Video game movies are generally not very good. Which is sad because I love video games so much, and games try so hard to be movies more often than not as well. With cutscenes that attempt a more cinematic quality of deep field of view, sweeping camera movement and acting to convey the emotion of the characters… it seems like a movie would probably be easier than programing all these things. We have now entered the more meta version of gaming movies, where the development of games, and not games themselves are what the movies are about. Starting off with Grandma’s Boy in 2006, these movies focus on the crafting of a game and less with the game itself.
Swallow The Sea is a short, and by short I mean around 15 minutes long game by an indie developer. Consisting of two friends, the dev team created more of a short story game than anything else, and even the concept of a story is barely there, but for whatever reason I was compelled to play it.
I have a special place in my heart for the WarioWare series, and I’m not sure of exactly why. I don’t like Wario as a character, and each game is extremely short. But there is something about them that keeps me coming back with each new announcement.The concept of playing hundreds of microgames one after the other, all with different objectives seems like a great deal. WarioWare: Get It Together is the newest game in the ongoing series, and out for the Switch, and sadly the game just isn’t worth what they are asking for.
For my birthday, all I want to do is talk about video games, so sit back, relax and enjoy my thoughts on some of the games I played recently.
Sixteen years is a long time to wait for a sequel, and most are usually just not very good. The people who originally made the thing you fell in love with in the beginning have all moved on. And while not the same staff who worked on the original Psychonauts that came out in 2005 are still with Double Fine, enough of the staff has remained faithful to the company and have come together to continue the storyline of Raz and the Psychonauts to rescue the Grand Head and save the world from paranormal psychic activity.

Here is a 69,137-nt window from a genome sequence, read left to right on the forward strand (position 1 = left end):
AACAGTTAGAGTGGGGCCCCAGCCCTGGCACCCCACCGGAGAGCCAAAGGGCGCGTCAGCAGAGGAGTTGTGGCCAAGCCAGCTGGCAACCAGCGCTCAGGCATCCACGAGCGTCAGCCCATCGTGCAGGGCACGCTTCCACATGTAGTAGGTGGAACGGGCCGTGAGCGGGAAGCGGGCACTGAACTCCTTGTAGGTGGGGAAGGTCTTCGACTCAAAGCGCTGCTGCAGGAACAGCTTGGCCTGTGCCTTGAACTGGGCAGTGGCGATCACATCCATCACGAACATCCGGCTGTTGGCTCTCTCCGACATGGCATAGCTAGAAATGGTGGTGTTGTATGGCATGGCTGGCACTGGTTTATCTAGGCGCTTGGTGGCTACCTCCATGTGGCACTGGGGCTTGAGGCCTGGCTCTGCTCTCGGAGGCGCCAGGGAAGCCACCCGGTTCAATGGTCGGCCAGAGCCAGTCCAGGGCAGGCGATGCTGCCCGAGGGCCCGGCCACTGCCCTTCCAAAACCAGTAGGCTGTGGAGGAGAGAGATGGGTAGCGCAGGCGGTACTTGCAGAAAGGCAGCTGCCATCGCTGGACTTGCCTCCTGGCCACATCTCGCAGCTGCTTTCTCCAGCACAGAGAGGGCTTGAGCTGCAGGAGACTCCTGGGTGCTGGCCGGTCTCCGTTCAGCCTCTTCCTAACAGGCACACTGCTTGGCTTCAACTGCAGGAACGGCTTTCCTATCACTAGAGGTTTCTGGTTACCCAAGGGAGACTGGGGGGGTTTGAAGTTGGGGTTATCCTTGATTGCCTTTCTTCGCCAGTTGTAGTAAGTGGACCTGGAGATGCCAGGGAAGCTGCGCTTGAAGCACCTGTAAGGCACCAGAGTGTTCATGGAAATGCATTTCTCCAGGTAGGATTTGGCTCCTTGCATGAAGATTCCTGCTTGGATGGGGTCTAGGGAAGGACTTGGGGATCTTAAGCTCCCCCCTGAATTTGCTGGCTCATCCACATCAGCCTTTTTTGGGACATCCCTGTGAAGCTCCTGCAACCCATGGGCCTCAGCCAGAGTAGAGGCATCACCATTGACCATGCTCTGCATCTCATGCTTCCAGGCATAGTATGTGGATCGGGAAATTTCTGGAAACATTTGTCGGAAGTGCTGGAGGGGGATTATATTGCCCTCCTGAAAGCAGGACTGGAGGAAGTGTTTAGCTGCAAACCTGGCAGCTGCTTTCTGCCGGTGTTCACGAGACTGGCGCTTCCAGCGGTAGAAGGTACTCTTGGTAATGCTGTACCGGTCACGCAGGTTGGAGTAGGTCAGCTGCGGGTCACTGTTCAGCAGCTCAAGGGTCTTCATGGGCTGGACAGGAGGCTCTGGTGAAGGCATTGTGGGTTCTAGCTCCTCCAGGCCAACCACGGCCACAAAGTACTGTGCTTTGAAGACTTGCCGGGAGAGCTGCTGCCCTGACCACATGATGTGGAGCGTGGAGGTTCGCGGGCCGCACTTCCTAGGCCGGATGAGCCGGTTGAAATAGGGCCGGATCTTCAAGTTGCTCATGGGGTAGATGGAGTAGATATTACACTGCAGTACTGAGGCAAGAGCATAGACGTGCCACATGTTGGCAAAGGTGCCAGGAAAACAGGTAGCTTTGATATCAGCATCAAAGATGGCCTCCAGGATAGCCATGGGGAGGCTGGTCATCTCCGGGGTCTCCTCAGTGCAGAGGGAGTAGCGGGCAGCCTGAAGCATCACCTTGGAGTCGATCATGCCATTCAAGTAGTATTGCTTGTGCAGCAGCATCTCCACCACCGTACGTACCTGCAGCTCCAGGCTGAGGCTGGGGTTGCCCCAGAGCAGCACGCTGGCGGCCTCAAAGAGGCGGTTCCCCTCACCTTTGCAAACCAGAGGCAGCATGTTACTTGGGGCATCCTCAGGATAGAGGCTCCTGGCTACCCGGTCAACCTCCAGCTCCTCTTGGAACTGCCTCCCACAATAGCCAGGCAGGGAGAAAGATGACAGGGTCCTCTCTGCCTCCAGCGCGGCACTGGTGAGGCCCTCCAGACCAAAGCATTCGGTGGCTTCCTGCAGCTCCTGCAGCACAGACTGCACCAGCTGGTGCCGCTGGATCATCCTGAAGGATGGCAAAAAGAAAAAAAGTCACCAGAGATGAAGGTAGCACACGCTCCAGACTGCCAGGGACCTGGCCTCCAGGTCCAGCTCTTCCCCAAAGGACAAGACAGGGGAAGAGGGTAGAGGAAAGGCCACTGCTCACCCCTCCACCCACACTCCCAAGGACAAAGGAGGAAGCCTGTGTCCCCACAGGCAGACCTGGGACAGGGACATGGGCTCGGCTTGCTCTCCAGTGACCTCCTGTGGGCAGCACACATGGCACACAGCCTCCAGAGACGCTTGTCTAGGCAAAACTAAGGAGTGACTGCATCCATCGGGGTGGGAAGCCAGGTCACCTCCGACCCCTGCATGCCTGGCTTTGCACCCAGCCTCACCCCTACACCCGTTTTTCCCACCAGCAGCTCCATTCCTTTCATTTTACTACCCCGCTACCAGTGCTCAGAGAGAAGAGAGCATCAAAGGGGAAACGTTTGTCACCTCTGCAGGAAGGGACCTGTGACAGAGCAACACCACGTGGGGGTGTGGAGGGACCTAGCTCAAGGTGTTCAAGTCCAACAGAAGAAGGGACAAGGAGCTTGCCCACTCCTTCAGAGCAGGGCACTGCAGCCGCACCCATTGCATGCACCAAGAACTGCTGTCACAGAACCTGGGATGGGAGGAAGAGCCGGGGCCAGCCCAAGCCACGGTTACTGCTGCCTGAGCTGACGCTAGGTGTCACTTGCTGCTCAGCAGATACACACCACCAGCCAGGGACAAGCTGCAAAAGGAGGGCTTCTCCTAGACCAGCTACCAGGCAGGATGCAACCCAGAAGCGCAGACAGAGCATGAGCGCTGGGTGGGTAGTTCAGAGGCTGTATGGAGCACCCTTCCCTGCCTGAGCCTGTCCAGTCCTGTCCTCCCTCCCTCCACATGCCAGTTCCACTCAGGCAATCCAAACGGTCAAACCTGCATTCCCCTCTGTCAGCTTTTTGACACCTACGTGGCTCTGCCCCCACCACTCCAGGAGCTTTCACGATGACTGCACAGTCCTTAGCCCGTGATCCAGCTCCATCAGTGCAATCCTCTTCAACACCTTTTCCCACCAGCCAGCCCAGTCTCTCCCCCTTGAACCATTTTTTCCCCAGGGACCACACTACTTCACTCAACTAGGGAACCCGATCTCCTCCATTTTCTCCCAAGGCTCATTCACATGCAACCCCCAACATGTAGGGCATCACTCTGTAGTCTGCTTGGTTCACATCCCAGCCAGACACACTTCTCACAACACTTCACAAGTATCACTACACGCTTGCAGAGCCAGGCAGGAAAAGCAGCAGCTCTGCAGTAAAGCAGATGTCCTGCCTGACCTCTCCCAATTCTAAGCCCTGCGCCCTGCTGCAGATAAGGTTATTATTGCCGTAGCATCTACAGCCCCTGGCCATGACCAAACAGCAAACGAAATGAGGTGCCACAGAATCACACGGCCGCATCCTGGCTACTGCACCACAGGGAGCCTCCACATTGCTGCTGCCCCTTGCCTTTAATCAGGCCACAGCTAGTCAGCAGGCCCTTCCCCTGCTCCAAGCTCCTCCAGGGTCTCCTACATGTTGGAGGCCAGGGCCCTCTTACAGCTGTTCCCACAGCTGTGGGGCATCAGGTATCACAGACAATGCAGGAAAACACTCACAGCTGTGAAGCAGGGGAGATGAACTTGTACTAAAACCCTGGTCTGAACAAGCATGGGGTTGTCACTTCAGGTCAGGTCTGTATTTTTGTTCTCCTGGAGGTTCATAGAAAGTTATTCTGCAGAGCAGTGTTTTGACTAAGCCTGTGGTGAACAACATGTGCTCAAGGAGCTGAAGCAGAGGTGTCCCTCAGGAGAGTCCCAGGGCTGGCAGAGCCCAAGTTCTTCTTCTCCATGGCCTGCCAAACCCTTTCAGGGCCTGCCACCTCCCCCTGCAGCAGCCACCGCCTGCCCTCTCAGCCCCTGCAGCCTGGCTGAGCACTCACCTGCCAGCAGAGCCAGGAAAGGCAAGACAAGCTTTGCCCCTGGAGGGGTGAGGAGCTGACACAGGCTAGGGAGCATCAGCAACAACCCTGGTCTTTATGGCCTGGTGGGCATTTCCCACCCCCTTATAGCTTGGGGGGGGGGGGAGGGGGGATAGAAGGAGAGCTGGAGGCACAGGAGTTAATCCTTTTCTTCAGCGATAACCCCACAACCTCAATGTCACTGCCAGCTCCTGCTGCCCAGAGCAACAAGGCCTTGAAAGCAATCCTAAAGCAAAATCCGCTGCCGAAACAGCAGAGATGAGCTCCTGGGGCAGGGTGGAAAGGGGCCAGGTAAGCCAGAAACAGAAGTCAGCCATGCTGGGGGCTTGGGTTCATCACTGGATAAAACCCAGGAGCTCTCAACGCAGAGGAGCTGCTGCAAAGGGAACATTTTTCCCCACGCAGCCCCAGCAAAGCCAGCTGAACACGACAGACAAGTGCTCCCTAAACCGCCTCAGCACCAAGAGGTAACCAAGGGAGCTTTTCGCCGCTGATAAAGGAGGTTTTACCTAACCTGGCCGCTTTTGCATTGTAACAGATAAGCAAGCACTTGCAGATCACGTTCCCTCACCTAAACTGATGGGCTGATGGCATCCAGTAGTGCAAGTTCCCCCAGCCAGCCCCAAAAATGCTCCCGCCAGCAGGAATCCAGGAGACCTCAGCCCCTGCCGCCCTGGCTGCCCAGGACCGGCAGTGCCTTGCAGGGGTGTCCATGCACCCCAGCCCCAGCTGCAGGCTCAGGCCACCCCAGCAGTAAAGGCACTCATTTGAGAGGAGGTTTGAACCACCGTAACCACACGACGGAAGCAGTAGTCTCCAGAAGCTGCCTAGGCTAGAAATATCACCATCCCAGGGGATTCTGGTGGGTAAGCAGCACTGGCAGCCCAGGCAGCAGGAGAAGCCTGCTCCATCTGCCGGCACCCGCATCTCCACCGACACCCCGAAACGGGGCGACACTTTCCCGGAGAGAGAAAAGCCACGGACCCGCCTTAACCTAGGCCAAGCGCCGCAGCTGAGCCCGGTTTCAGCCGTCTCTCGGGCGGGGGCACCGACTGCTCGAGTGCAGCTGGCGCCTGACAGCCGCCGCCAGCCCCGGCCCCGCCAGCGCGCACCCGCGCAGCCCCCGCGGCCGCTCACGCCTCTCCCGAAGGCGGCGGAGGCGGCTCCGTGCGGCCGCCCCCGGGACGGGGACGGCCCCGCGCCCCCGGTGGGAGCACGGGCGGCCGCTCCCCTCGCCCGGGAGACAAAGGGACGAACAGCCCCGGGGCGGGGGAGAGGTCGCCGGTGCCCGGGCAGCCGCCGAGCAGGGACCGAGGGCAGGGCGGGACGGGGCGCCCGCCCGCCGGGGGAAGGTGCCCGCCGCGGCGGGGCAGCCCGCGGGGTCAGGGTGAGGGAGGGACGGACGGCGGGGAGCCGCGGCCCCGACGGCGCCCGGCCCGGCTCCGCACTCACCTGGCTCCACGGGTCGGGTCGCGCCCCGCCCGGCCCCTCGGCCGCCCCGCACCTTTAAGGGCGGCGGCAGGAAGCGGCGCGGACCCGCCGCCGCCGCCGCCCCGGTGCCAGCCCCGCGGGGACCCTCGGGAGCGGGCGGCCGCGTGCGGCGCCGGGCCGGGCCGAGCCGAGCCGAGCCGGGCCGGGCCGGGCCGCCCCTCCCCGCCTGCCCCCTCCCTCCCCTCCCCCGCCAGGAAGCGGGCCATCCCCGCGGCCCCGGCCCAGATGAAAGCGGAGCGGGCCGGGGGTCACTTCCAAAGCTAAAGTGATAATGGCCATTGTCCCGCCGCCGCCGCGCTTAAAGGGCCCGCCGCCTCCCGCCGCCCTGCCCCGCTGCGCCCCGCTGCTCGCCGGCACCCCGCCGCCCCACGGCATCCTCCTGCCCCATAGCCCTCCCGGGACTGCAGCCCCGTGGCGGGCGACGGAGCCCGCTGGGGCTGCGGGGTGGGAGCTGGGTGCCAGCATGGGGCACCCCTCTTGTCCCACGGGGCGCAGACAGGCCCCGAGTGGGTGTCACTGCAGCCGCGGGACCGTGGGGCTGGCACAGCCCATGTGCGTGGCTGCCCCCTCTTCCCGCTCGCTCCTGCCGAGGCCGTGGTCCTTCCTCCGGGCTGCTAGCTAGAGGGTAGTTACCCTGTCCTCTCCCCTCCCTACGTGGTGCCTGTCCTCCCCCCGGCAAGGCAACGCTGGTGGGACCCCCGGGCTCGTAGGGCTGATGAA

The less said about this game, the better, but since I did in fact roll credits on it, I might as well review it so others don’t make the same mistake.
With the last month, when I wasn’t helping my wife with our new farm (We have ducks and chickens now), I was playing Yakuza… A lot of Yakuza. Finishing Yakuza Kiwami, Kiwami 2, Yakuza 3, Yakuza 4, and now on to Yakuza 5. This series have it’s claws into me deep, and I couldn’t be happier. Why hasn’t someone made this series into a movie franchise yet?!
I finally beat Yakuza 0, and immediately started on to Yakuza Kiwami. I think I found my new gaming series obsession! Also I spent a bit of time soloing the new Pirates Expansion for Sea of Thieves.
It’s E3 time again, and just like last year, it’s kind of all over the place, so I explain what E3 means to me, my memories of the event and I cover a game that I judged too early, and missed out on a experience that was more than “just another zombie game” until it came to the PC a few weeks ago.
Days Gone, originally shown off in 2016 went through so many delays, that when it finally released on the PS4 in 2019, it got passed over by a lot of gaming media. They mocked it, said “no one needs more zombie games” and said the Biker main character was a meathead only made because of the popularity of Walking Dead’s Daryl Dixon. And while the zombie genre has worn thin, and the similarities to Walking Dead’s Daryl being a biker is there too… Days Gone really goes out of it’s way to tell a great story with a ton of fun and enjoyable gameplay.